Americans have looked to Lincoln as an example of a leadership during a national crisis, and he loomed large in the 1930s, whether through a mural commissioned by the Works Progress Administration or in movies like John Ford’s Oscar-nominated Young Mr. Lincoln, starring Henry Fonda as Lincoln. TIME put writer Carl Sandburg on the cover of the magazine in 1939 because of his new four-volume biography, which portrayed Lincoln as “a manual of political behavior for men in any time.”

“Lincoln is almost more prominent a figure in the 1930s than he was when he was alive and President in the 1860s,” says historian Nina Silber at Boston University and author of This War Ain’t Over: Fighting the Civil War in New Deal America. He became “such an important figure for the Depression because he comes from this poor background, and he struggles his way out of it.”

President Franklin D. Roosevelt used Lincoln as the face of the New Deal and, in a 1939 speech, Roosevelt described Lincoln as an “emancipator—not of slaves alone, but of those of heavy heart everywhere.”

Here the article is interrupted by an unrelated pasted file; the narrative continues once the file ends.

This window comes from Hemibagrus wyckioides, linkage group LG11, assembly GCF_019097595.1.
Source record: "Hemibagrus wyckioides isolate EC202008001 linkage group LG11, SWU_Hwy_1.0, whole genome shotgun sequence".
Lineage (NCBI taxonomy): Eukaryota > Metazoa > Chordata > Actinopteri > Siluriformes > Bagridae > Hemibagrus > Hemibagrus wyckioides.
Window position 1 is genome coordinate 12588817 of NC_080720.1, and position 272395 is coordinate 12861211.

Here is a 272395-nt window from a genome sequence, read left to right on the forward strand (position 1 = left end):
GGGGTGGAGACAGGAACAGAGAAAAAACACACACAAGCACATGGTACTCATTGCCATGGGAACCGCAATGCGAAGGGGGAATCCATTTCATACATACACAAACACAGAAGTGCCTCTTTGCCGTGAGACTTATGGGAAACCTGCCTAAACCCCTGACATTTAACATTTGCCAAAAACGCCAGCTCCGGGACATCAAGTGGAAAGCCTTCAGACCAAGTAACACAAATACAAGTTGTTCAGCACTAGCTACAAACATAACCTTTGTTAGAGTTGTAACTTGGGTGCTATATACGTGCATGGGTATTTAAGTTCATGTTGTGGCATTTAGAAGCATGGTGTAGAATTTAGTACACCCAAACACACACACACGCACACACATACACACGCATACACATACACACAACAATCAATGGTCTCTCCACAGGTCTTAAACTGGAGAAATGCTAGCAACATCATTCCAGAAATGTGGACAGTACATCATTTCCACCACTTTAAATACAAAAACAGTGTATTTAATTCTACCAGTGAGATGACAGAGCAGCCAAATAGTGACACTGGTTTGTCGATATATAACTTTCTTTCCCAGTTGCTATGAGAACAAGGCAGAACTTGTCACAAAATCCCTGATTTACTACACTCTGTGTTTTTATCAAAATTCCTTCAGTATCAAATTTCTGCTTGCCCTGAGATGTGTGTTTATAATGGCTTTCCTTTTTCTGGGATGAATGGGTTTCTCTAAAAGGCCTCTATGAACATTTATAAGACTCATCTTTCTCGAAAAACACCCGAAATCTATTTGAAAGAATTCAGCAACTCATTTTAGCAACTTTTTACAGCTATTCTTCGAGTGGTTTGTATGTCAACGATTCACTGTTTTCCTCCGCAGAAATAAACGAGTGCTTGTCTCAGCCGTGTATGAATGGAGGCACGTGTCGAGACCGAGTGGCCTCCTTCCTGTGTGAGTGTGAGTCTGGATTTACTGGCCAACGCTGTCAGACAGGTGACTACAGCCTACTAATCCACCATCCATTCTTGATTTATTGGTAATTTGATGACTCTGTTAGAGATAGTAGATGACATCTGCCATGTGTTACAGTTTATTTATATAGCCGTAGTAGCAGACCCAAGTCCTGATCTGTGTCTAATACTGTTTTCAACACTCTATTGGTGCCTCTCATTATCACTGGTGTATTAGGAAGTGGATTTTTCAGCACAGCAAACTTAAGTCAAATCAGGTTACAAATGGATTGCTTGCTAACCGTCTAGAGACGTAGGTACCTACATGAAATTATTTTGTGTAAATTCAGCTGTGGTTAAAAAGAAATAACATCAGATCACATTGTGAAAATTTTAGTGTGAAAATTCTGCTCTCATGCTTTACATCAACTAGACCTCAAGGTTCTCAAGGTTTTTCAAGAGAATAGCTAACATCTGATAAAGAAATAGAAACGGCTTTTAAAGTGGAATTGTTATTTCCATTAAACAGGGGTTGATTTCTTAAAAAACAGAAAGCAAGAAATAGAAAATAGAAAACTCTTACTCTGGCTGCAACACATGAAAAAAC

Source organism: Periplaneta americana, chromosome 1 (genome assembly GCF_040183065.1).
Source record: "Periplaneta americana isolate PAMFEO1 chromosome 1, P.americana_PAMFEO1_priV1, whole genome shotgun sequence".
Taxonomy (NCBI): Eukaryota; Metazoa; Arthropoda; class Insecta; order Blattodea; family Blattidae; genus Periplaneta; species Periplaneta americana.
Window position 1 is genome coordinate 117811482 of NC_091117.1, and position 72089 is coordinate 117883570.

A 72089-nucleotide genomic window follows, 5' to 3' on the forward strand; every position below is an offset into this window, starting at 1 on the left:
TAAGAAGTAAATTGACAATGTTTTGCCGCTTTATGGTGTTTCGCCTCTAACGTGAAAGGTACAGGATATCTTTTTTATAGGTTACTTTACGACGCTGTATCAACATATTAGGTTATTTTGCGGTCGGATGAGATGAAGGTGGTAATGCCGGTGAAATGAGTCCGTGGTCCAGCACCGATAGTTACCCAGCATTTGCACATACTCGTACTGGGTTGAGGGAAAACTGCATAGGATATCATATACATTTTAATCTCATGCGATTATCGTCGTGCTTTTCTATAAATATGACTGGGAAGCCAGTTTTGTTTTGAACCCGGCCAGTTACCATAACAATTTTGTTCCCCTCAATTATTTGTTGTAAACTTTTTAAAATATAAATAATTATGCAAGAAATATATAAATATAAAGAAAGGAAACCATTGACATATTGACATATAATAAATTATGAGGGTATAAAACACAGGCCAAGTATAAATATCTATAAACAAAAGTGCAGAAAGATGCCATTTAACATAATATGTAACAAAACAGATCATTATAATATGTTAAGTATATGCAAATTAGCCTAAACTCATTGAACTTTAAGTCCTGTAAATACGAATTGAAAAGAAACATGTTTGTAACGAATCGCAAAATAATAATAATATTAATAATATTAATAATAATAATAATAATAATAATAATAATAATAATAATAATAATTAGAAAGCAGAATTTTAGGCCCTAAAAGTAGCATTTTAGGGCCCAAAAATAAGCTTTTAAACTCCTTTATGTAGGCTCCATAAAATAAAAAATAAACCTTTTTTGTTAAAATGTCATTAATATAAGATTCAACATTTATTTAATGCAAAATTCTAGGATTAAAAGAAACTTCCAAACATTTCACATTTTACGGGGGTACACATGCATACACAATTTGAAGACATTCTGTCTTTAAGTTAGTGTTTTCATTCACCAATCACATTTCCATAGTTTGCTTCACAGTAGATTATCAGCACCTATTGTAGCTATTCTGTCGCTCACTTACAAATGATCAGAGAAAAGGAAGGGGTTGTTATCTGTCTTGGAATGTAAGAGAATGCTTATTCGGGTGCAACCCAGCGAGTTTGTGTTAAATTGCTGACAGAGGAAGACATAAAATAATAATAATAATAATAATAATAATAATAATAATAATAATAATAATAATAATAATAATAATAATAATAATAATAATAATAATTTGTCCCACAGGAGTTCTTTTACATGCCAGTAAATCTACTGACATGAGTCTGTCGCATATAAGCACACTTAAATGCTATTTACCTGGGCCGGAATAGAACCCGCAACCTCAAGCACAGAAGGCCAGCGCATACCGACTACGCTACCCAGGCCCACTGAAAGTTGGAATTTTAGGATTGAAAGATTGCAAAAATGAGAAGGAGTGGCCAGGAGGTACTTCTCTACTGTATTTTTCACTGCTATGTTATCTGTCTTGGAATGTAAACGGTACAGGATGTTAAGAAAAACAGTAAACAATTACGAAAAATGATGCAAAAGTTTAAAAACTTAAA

“[Roosevelt] doesn’t want it to get too tied up just with issues of race and slavery because that would make Lincoln’s appeal too narrow for what Roosevelt’s trying to do, which is why I think he tries to morph it into, ‘It wasn’t just about slaves; he cared about everybody,'” Silber explains.

During the 1960s, civil rights leaders looked to Lincoln as a representative of a promise of the Emancipation Proclamation still unfulfilled a century after the abolition of slavery, when full racial equality had yet to be achieved. On Aug. 28, 1963, addressing the crowd at the March on Washington from the Lincoln Memorial, Martin Luther King, Jr., kicked off his “I Have a Dream” speech by saying, “Five score years ago, a great American, in whose symbolic shadow we stand today, signed the Emancipation Proclamation. This momentous decree came as a great beacon light of hope to millions of Negro slaves…One hundred years later, the Negro lives on a lonely island of poverty in the midst of a vast ocean of material prosperity.”

Nearly 50 years later, in 2009, former President Barack Obama seized on the moment to symbolize how far the nation had come by taking an abridged version of the train ride Lincoln took to his first inauguration and taking the oath of office with his hand on Lincoln’s Bible.